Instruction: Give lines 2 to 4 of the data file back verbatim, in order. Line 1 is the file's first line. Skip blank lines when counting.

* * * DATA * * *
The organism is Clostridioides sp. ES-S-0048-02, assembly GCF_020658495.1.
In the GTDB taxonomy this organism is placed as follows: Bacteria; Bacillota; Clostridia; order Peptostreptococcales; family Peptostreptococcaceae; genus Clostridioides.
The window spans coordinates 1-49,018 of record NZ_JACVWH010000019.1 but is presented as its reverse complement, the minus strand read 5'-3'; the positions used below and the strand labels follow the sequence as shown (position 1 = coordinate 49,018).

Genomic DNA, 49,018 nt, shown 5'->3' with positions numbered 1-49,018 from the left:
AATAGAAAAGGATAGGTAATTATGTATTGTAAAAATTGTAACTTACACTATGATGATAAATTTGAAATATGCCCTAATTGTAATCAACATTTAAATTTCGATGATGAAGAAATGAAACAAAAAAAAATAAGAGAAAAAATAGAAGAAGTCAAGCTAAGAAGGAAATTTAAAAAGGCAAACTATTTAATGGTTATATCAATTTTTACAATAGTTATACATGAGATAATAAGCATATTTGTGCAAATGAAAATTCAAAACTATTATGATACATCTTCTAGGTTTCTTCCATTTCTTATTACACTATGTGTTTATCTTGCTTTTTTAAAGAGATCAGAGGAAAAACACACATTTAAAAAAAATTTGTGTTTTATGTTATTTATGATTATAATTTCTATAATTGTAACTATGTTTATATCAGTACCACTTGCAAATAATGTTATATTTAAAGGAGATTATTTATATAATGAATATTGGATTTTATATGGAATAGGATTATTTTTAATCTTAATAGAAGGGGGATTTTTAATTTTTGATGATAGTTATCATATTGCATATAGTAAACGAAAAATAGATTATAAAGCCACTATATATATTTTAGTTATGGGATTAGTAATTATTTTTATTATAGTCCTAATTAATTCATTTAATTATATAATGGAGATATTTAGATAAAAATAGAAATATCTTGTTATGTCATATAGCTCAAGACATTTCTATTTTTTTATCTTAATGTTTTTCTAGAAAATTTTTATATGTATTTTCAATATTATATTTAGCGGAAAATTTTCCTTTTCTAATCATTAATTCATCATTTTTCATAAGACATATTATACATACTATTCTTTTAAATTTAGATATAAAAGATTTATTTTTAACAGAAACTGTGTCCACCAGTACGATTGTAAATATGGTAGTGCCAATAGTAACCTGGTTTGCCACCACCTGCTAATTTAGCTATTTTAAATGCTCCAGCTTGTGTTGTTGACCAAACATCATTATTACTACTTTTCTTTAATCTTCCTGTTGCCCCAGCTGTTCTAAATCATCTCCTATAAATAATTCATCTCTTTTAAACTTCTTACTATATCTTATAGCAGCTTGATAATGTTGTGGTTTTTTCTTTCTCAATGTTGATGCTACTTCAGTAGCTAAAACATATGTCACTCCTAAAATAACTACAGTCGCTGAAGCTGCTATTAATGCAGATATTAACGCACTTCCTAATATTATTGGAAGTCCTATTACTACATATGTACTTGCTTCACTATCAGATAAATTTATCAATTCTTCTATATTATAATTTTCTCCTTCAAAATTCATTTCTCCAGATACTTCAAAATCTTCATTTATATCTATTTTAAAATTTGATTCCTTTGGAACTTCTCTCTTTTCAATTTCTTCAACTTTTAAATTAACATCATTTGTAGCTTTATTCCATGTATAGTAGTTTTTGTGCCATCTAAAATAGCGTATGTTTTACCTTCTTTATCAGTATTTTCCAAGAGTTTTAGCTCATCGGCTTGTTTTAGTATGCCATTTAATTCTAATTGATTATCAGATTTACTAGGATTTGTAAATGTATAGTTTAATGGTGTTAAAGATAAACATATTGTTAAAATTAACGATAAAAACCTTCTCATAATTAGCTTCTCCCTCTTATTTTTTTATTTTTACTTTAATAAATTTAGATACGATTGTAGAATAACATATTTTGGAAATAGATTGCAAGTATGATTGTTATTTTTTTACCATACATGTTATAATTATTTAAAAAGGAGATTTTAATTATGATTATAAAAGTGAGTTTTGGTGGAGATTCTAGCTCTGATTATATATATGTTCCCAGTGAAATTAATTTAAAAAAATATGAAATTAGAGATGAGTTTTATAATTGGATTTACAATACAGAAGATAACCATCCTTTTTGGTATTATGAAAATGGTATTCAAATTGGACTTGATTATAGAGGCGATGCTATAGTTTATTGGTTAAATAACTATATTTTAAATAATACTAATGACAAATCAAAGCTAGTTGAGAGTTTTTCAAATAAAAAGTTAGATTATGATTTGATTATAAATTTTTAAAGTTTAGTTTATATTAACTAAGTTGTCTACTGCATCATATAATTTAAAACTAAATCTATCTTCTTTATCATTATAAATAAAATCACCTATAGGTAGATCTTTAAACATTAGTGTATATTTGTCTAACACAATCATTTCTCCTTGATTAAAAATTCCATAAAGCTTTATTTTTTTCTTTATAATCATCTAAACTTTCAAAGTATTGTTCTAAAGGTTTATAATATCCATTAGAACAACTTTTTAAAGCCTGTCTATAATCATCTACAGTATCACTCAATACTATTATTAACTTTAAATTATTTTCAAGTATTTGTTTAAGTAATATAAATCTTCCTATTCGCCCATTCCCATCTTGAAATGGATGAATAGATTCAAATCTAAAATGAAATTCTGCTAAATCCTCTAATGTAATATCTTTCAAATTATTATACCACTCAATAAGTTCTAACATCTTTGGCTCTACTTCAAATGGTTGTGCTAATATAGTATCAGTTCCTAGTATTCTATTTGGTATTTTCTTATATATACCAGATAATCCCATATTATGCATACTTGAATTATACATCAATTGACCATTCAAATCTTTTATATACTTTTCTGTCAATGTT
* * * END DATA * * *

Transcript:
In the GTDB taxonomy this organism is placed as follows: Bacteria; Bacillota; Clostridia; order Peptostreptococcales; family Peptostreptococcaceae; genus Clostridioides.
The window spans coordinates 1-49,018 of record NZ_JACVWH010000019.1 but is presented as its reverse complement, the minus strand read 5'-3'; the positions used below and the strand labels follow the sequence as shown (position 1 = coordinate 49,018).

Genomic DNA, 49,018 nt, shown 5'->3' with positions numbered 1-49,018 from the left: